Russia, China, and other authoritarian regimes weaponize democracies’ free information ecosystems to undermine support for democracy. The United States should leverage its advantages to fight back in the information space through public diplomacy, as Bret Schafer, Rachael Dean Wilson, and Jessica Brandt write in a new report.
The Polish government’s capture of independent media has damaged the fairness of the country’s upcoming parliamentary elections. International observers should call out such attempts of democratic subversion well before election day, according to Nathan Kohlenberg and Josh Rudolph in their latest Just Security piece.
AI deepfakes target Slovakia’s election: Deepfakes generated by artificial intelligence were disseminated on social media days before Slovakia’s tight parliamentary election, including fake audio recordings of Progressive Slovakia party leaders discussing buying votes from the country’s Roma minority and mocking local voters. Managing Director of the Alliance for Securing Democracy David Salvo told the Dispatch, “The use of this type of sophisticated deepfake technology in Slovakia’s election is a scary development and, I fear, portends worse to come. Access to AI technology has become democratized in a way. It’s not simply state-sponsored actors who have the ability to spread disinformation or outright falsehoods through this medium. In polarized electoral environments like the United States, where there are millions of citizens who already doubt the integrity of the electoral system, the misuse of sophisticated deepfake technology can upend any confidence in the vote. Figuring out ways to differentiate authentic content from manipulated content at scale is an immediate and urgent challenge for democracies.”
EU to protect sensitive technology from China: The European Union asked member states to conduct risk assessments of four sensitive technologies—advanced semiconductors, artificial intelligence, quantum, and biotechnology—to better protect them from interference from China and other countries. Lindsay Gorman, Head of Technology and Geopolitics at the Alliance for Securing Democracy, said, “Ensuring that the transatlantic alliance is swimming in the same direction on defensive technology measures vis-à-vis China isn’t just a nice-to-have—it’s vital for the ultimate success of measures like outbound investment screening and export controls. Until now, countering the Chinese Communist Party’s malign influence in emerging technologies has largely been about the United States throwing down a gauntlet and convincing allies to get on board with specific measures. The European, risk-based approach holds real, long-term promise for answering the question of just how far should democratic societies go in decoupling their technology ecosystems from China.”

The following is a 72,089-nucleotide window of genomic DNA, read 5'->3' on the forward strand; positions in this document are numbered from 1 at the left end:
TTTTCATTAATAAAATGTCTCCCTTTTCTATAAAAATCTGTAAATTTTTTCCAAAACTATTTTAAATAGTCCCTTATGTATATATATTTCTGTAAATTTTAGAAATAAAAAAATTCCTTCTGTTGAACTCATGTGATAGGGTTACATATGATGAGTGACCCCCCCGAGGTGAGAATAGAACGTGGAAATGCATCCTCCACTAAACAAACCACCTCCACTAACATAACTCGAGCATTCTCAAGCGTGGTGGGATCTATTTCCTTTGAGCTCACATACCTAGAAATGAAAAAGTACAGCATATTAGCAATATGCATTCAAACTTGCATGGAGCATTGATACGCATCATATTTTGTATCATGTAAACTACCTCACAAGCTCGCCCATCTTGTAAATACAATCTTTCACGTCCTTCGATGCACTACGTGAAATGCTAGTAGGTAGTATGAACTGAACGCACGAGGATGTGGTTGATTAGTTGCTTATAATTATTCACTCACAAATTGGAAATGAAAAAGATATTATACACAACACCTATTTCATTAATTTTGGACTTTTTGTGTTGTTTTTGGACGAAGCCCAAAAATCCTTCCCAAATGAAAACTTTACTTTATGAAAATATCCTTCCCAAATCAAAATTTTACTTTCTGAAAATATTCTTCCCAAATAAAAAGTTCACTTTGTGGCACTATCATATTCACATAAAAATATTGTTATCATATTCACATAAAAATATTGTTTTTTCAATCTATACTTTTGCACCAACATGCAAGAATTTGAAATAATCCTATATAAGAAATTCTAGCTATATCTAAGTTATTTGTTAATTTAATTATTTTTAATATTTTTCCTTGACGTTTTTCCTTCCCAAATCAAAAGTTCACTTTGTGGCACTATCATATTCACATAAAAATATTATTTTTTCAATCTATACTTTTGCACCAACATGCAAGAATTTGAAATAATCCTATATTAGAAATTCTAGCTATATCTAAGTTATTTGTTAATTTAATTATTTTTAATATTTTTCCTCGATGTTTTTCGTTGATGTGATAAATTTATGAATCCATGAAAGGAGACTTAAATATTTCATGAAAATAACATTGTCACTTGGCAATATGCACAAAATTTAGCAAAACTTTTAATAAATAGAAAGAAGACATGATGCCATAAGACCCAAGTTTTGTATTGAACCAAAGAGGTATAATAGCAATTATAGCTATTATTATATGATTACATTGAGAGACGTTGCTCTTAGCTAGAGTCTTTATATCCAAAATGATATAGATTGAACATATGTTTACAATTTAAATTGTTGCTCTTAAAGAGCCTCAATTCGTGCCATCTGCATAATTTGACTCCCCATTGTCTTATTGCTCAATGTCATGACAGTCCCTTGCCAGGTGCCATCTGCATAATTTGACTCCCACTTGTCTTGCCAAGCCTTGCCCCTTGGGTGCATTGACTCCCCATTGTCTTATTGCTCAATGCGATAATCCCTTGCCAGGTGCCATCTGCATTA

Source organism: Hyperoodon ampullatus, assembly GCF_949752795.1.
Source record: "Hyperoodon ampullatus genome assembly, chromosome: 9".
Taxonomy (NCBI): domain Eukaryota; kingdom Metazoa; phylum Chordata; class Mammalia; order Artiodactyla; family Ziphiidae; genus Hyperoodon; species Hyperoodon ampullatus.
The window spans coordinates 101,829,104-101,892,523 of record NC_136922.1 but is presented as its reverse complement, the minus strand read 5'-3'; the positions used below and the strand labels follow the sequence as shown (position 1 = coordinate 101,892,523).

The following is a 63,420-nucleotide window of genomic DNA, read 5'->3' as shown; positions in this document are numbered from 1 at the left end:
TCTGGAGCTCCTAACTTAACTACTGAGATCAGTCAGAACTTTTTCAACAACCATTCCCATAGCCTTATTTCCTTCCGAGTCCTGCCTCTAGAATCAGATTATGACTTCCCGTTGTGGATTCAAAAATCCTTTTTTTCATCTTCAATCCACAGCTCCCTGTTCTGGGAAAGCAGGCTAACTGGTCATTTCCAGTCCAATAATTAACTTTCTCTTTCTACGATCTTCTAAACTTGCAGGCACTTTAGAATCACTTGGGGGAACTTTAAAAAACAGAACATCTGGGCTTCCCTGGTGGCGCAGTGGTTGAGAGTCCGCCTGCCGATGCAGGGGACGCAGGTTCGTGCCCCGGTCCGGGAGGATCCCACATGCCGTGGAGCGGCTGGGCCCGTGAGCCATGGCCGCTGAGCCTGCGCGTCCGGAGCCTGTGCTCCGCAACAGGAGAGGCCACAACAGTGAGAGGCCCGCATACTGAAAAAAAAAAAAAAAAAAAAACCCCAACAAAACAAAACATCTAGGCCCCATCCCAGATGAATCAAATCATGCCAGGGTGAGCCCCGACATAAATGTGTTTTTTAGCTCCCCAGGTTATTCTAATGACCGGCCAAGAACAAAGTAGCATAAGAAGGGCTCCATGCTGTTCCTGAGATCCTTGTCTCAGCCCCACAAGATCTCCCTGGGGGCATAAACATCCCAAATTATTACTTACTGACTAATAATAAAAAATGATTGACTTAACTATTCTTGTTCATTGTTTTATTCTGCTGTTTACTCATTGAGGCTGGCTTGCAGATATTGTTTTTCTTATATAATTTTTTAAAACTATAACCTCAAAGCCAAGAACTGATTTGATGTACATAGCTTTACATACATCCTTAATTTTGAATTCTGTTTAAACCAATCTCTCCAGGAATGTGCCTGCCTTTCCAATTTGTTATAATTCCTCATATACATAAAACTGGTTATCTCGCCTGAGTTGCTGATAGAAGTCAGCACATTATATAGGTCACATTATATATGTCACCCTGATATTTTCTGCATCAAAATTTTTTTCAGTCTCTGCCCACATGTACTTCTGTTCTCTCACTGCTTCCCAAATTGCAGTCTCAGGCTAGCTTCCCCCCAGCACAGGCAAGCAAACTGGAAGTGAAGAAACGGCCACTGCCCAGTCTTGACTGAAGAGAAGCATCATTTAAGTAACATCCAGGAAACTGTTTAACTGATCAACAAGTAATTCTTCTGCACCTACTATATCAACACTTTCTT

Russian influence campaigns seek to undermine US, EU support for Ukraine: US officials warned that Russia will direct its expansive network of spy agencies and online disinformation campaigns toward promoting conspiracy theories and pro-Russian politicians in order to sway the United States and European Union away from supporting Ukraine. ASD’s Bret Schafer said, “For more than a year, Russia’s overt information strategy in the West has shifted from one focused on justifying its full-scale invasion to one focused on highlighting the real and perceived costs of the war on Europe and the United States. It is therefore entirely unsurprising that this approach would be reflected in their covert activities as well, given that Moscow clearly sees Western support as a weaker link than Ukrainian resolve.”
In Case You Missed It
- The US National Security Agency will create an Artificial Intelligence Security Center to protect AI systems from hacks, intellectual property theft, and other security threats.
- The German far-right Alternative for Deutschland party’s lead candidate for 2024’s European Parliament elections, a staunch defender of the Chinese government, has reportedly accepted money from a Chinese Communist Party-linked lobbying network.
- US officials warned leaders of Latin American countries, including Peru, that China could exploit infrastructure projects and investments in their countries to increase their geopolitical influence and conduct cyberattacks.
- A US official will lead the International Telecommunications Union (ITU)—the United Nations’ telecommunications and tech infrastructure agency—after defeating a Russian official in a vote of UN member states that pitted Western democracies’ views of an open internet against authoritarian countries’ model of internet censorship.
- A number of Taiwanese technology companies are helping Huawei build chip-making plants in mainland China, prompting fears that Taipei’s efforts to keep advanced technology from Beijing are insufficient.
- The Slovak Foreign Ministry condemned and debunked a Russian intelligence publication—released during Slovakia’s pre-election media moratorium—alleging that the United States instructed European allies to interfere in the election and ensure Progressive Slovakia’s victory.
Toxic social media is harming democracies — and my starving daughter. GMF’s Senior Vice President of Democracy Laura Thornton wrote in The Washington Post
U.S. Democratic process in jeopardy as GOP state legislatures seek control of local election offices. Senior Election Integrity Fellow David Levine quoted in the Milwaukee Independent
Has China’s Huawei Beaten US Chip Controls? Head of Technology and Geopolitics Lindsay Gorman quoted in Newsweek
“AI can be used to supercharge censorship, surveillance, and the creation and spread of disinformation. Advances in AI are amplifying a crisis for human rights online.”
—Freedom House President Michael Abramowitz wrote for the release of a new report on internet freedom on October 4.